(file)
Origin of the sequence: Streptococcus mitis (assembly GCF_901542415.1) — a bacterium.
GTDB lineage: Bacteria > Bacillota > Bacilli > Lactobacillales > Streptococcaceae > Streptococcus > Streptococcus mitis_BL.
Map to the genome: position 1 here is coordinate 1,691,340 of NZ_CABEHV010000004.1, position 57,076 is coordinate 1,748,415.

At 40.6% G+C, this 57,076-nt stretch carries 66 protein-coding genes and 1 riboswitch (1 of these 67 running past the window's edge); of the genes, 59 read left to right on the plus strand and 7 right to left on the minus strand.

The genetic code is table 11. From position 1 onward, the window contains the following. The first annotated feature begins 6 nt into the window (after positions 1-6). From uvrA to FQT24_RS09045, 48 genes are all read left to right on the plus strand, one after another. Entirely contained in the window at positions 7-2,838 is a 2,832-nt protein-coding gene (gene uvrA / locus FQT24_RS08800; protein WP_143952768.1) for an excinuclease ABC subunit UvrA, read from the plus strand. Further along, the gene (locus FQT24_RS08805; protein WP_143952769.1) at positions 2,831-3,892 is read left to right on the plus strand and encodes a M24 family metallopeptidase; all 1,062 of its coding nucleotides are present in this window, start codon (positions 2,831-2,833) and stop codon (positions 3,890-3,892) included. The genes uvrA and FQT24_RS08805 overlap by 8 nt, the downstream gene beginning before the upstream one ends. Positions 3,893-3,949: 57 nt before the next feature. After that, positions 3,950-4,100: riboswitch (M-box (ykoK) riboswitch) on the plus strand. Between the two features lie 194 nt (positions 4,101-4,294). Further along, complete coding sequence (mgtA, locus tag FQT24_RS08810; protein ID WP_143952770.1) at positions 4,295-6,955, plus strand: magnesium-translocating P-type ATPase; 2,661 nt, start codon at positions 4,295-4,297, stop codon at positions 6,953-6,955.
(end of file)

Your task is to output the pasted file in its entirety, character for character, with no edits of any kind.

Origin of the sequence: Streptococcus mitis (assembly GCF_901542415.1) — a bacterium.
GTDB lineage: Bacteria > Bacillota > Bacilli > Lactobacillales > Streptococcaceae > Streptococcus > Streptococcus mitis_BL.
Map to the genome: position 1 here is coordinate 1,691,340 of NZ_CABEHV010000004.1, position 57,076 is coordinate 1,748,415.

At 40.6% G+C, this 57,076-nt stretch carries 66 protein-coding genes and 1 riboswitch (1 of these 67 running past the window's edge); of the genes, 59 read left to right on the plus strand and 7 right to left on the minus strand.

The genetic code is table 11. From position 1 onward, the window contains the following. The first annotated feature begins 6 nt into the window (after positions 1-6). From uvrA to FQT24_RS09045, 48 genes are all read left to right on the plus strand, one after another. Entirely contained in the window at positions 7-2,838 is a 2,832-nt protein-coding gene (gene uvrA / locus FQT24_RS08800; protein WP_143952768.1) for an excinuclease ABC subunit UvrA, read from the plus strand. Further along, the gene (locus FQT24_RS08805; protein WP_143952769.1) at positions 2,831-3,892 is read left to right on the plus strand and encodes a M24 family metallopeptidase; all 1,062 of its coding nucleotides are present in this window, start codon (positions 2,831-2,833) and stop codon (positions 3,890-3,892) included. The genes uvrA and FQT24_RS08805 overlap by 8 nt, the downstream gene beginning before the upstream one ends. Positions 3,893-3,949: 57 nt before the next feature. After that, positions 3,950-4,100: riboswitch (M-box (ykoK) riboswitch) on the plus strand. Between the two features lie 194 nt (positions 4,101-4,294). Further along, complete coding sequence (mgtA, locus tag FQT24_RS08810; protein ID WP_143952770.1) at positions 4,295-6,955, plus strand: magnesium-translocating P-type ATPase; 2,661 nt, start codon at positions 4,295-4,297, stop codon at positions 6,953-6,955.